The freedoms of speech, expression, and assembly are fundamental rights of all persons and are central to the mission of the university. Students, faculty, and staff, when not operating in their official capacity, have the right to assemble, to speak, and the corresponding rights to hear the speech of others when they choose to listen, and to ignore the speech of others when they choose not to listen.
However, these activities are subject to the well-established right of colleges and universities to regulate time, place, and manner so that the activities do not intrude upon or interfere with the academic programs, administrative processes or other authorized activities of the university. The university shall not discriminate on the basis of the political, religious, philosophical, ideological, or academic viewpoint expressed by any person. Further, no expression or assembly may be conducted in a way that damages or defaces property of the university or of any person who has not authorized the person engaging in expression or assembly to damage or deface his or her property.
University staff, faculty and students may peaceably assemble anywhere on the UTSA campuses that they are otherwise permitted to be without advanced permission, as long as there is no disruption to other university activities. In keeping with the university’s mission, any program or event sponsored by an academic or administrative unit of the university shall have priority in the use of space and facilities over any speech, expression, and assembly that is not sponsored by an academic or administrative unit.
No person, including a student or university employee, shall distribute any petition, handbill, object, or piece of literature; post or carry any sign, placard, or banner; or engage in speech or conduct on property or in buildings or facilities owned or controlled by UTSA if it is obscene, unlawfully defamatory, or directed to inciting or producing imminent lawless action and is likely to incite or produce such action. Further, no person may attempt to coerce, intimidate, or badger any other person into viewing, listening to, or accepting a copy of any communication or persist in demanding the attention of any other person after that other person has attempted to walk away or has clearly refused to attend to the speaker's communication. Persons or organizations who are planning a public assembly with more than 50 participants are strongly encouraged to notify and consult with the executive director of the University Center or his/her designee (herein referred to as the executive director) as soon as practicable after the point at which the planners anticipate or plan for more than 50 participants. Persons or organizations planning smaller assemblies are encouraged to consult the executive director if there is uncertainty about applicable university rules, the appropriateness of the planned location, or possible conflict with other events. The executive director has experience in helping student organizations structure events in ways that both comply with the university's rules and achieve the organization's goals for the event. The executive director can help identify appropriate space and potentially conflicting events, as well as help the planners avoid unintended disruption or other violations.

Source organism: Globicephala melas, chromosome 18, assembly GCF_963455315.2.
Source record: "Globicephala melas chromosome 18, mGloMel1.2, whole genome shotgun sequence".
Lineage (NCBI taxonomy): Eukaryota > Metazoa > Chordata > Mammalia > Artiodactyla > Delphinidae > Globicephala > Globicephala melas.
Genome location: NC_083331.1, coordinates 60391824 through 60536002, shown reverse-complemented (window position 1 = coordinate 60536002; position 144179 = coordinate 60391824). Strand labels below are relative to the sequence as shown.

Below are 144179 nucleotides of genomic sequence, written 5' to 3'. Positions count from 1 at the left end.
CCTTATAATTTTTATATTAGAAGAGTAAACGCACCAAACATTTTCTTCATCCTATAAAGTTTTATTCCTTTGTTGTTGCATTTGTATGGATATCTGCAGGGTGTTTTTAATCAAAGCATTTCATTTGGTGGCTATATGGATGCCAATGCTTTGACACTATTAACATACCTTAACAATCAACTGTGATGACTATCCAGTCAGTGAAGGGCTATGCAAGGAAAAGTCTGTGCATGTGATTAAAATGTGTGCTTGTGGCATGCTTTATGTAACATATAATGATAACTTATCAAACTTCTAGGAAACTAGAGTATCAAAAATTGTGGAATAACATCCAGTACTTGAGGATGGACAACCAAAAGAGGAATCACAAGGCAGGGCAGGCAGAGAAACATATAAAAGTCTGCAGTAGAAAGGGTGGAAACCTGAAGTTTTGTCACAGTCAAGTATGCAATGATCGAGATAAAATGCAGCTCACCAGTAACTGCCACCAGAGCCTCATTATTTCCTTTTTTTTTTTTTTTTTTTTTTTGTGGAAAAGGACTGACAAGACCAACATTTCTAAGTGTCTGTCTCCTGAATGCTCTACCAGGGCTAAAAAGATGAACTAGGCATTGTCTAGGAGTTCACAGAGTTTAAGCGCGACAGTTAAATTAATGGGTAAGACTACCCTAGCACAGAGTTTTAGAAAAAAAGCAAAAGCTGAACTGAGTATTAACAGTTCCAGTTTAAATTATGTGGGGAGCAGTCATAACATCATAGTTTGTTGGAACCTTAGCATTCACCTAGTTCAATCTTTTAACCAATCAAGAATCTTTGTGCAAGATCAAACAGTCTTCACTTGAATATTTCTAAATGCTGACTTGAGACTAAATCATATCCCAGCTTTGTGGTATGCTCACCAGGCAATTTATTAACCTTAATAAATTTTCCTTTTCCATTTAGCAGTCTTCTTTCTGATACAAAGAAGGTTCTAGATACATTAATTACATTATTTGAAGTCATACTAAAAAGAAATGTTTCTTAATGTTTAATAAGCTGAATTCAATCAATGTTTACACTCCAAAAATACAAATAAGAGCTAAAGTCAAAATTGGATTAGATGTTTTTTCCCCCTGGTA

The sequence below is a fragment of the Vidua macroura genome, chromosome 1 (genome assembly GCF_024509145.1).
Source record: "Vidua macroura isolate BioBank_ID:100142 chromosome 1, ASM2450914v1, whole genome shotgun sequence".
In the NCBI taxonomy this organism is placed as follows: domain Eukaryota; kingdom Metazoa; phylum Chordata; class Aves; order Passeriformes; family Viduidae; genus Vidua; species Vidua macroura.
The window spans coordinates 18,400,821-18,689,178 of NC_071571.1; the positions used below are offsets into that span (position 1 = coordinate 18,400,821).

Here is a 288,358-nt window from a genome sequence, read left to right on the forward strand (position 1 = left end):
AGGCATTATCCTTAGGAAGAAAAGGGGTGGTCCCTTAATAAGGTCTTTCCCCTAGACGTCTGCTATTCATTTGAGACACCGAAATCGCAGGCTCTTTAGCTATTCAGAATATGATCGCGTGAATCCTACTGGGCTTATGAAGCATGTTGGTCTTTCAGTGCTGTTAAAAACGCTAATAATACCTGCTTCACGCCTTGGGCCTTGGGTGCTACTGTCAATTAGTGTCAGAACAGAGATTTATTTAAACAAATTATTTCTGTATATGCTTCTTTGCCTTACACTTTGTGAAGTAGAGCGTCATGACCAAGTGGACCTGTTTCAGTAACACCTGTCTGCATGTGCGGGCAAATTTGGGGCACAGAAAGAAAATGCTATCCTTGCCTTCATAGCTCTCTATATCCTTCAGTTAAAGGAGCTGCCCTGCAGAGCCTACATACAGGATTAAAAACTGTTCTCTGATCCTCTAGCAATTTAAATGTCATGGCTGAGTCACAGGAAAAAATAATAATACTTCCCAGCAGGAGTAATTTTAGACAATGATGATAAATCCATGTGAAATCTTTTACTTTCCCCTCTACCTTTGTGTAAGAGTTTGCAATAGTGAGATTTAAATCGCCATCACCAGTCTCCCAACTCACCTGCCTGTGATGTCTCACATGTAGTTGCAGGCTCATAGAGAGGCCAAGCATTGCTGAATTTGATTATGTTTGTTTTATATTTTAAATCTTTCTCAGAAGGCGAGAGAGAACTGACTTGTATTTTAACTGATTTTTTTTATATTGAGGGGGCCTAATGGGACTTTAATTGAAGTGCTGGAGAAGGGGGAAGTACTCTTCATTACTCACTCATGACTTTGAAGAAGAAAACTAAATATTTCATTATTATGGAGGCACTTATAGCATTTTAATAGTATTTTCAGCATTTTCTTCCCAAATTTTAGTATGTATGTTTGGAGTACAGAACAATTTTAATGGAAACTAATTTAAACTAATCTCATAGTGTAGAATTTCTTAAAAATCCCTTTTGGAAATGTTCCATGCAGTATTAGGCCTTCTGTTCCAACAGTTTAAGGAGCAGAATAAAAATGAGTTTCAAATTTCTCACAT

Other generally applicable or narrowly localized rules, written and unwritten, incidentally limit the time, place, and manner of speech, but are too numerous to compile or cross-reference in this policy. For example, libraries typically have highly restrictive rules concerning noise; fire and safety codes prohibit the obstruction of exits and limit the constriction of hallways; classroom speech may be confined to the subject matter of the class; and individual professors may have rules of decorum in their classroom. Such rules must be viewpoint neutral and should not restrict speech more than is reasonably necessary to serve their purpose.
Section 9.37(II), University of Texas at San Antonio, Handbook of Operating Procedures. For the complete Peaceful Public Assembly Policy, please refer to the Handbook of Operating Procedures.
The Regents adopted the following revised statement against discrimination for The University of Texas System and all institutions: To the extent provided by applicable law, no person shall be excluded from participation in, denied the benefits of, or be subject to discrimination under any program or activity sponsored or conducted by the System or any of its institutions, on the basis of race, color, national origin, religion, sex, age, veteran status, or disability. Discrimination on the basis of sexual orientation is also prohibited pursuant to University policy. (Regents’ Rules and Regulations, Series 10000, Rule 10701, Sec. 1, and Handbook of Operating Procedures, Chapter 9, 9.01).
The University of Texas at San Antonio recognizes Human Immunodeficiency Virus (HIV) and Hepatitis B Virus (HBV) as serious public health issues and is committed to encouraging an informed and educated response to concerns and questions regarding these infections. Please refer to the Handbook of Operating Procedures, Chapter 9, 9.22, for the most current policy.
A complete copy of The University of Texas System Policy and Guidelines on Acquired Immune Deficiency Syndrome, Human Immunodeficiency Virus Infection, and Hepatitis B is available at the Student Health Services Office. Contact Student Health Services at (210) 458-4142 at the Main Campus or (210) 458-2930 at the Downtown Campus or by visiting their offices at RWC 1.500 (Main Campus) or BV 1.308 (Downtown Campus).